Last year, Nike founder Phil Knight donated four times more toward a single political candidate than anyone else in Oregon history—yet failed to buy victory for Republican gubernatorial nominee Knute Buehler.
But Knight's $3.5 million in contributions—$1 million of it to the Republican Governors Association—sparked the state's Democrats, who control both houses of the Legislature and the executive branch, to reconsider Oregon's lack of limits on campaign donations.
The night of Gov. Kate Brown's election, she pledged to set a cap on contributions. Now lawmakers are following through.
Legislation being considered in Salem would set contribution limits, require disclosure of independent expenditures and sources of advertising, and refer a ballot measure to voters that would amend the constitution to lock that ceiling in place.
Rep. Dan Rayfield (D-Corvallis) says he believes he has the votes to pass the bills this session, which seems increasingly likely given that key political forces in Salem, including public employee unions and state Sen. Ginny Burdick (D-Portland), a leader in the Senate, are on board.
"Phil Knight changed our minds," says Ben Morris, a spokesman for the Service Employees International Union, which was part of the coalition of unions to publicly oppose limits 13 years ago, when voters approved them with Ballot Measure 47, which in turn was overturned by the Oregon Supreme Court.
Burdick echoes that sentiment: "It's past time to have reasonable campaign limits in Oregon."
"For me this has been a long journey, going back decades," says Rayfield, adding he believes he has struck a balance in the bill to win passage. "I have not seen the momentum across party lines, frankly across the nation, to implement these reforms."
The campaign limits in House Bill 2714 would remove Oregon's status as an outlier—it's currently one of only five states without any limits. But critics say the bill wouldn't completely upend the political system, including who has candidates' ears during elections, say campaign finance reform advocates.
"On the one hand, what's likely to move forward [in Salem] is really important and will be significant," says Common Cause Oregon's Kate Titus, "and there's another way it won't change anything."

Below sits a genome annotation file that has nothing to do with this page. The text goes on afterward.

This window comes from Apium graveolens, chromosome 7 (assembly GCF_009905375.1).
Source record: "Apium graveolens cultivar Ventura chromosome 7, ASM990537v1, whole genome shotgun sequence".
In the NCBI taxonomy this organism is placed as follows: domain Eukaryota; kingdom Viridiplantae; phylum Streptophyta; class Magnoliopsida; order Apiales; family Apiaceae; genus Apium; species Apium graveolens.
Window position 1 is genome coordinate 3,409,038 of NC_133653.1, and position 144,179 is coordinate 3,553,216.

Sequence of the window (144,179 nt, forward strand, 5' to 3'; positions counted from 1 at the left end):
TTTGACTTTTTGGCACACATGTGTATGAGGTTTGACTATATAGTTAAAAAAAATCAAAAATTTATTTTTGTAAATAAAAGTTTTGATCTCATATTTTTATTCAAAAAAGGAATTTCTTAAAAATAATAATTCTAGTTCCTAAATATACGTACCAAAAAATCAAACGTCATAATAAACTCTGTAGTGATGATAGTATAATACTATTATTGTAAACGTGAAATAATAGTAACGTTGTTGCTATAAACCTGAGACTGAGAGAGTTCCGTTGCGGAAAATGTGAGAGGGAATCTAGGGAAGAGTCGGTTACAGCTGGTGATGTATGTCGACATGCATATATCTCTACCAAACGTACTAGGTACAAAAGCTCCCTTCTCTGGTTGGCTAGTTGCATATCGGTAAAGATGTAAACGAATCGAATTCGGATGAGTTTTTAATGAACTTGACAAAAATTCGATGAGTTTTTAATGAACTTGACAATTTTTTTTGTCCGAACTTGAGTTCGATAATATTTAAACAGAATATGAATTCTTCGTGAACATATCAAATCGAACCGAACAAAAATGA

That's because the limits set by HB 2714—sponsored by Rayfield (D-Corvallis)—are $2,800 for statewide elections, $1,500 for Senate campaigns and $1,000 for House races per election. Those limits seek to halt mega-donors from single-handedly bankrolling candidates and remove the influence of industry groups that spend big. But they remain beyond what an average voter could contribute.
And that probably means candidates won't change the methods they employ when seeking money from the state's wealthy donors. In other words, it could weed out mega-donors, but it won't fundamentally realign who candidates are listening to. (Also, the bill would allow unions and other membership organizations a way to pool members' donations: They could create small-donor committees that accept capped individual donations of $250 a year.)
State Sen. Jeff Golden (D-Ashland), who declined contributions from political action committees during his campaign last year, is among those pushing for something more radical.
"One of the biggest reasons people don't trust the system is undue influence of big money," says Golden. "We have to restore faith and confidence in the system."
Golden argues the Legislature needs to place limits on how much party and caucus political action committees may contribute to candidates, which is not restricted by HB 2714, to convince average voters there's been real reform. (The party and caucus committees are limited to donations from individuals of $2,800 a year, but not limited in what they can receive from some other PACs.)
With Senate leaders on board, the fight in Salem may turn on the question of whether HB 2714 and two other bills, HB 2716 and HB 2983, would close enough loopholes to meaningfully limit the role of money in Oregon politics.
Advocates are alarmed by loopholes—the large number of party committees as well as unlimited contributions from some political action committees—that may allow mega-donors to funnel money to candidates.
The Legislature is acting after advocates passed stricter campaign limits in Multnomah County in 2016 and Portland in 2018.
"There's tremendous momentum to get big money out of politics led by our Multnomah County and Portland measures," says lawyer Jason Kafoury, a spokesman for the Honest Elections Coalition, which passed the two local measures. "Our Honest Elections coalition has worked hard to try to improve the bills. We think there are large loopholes that need to be fixed before we can support them."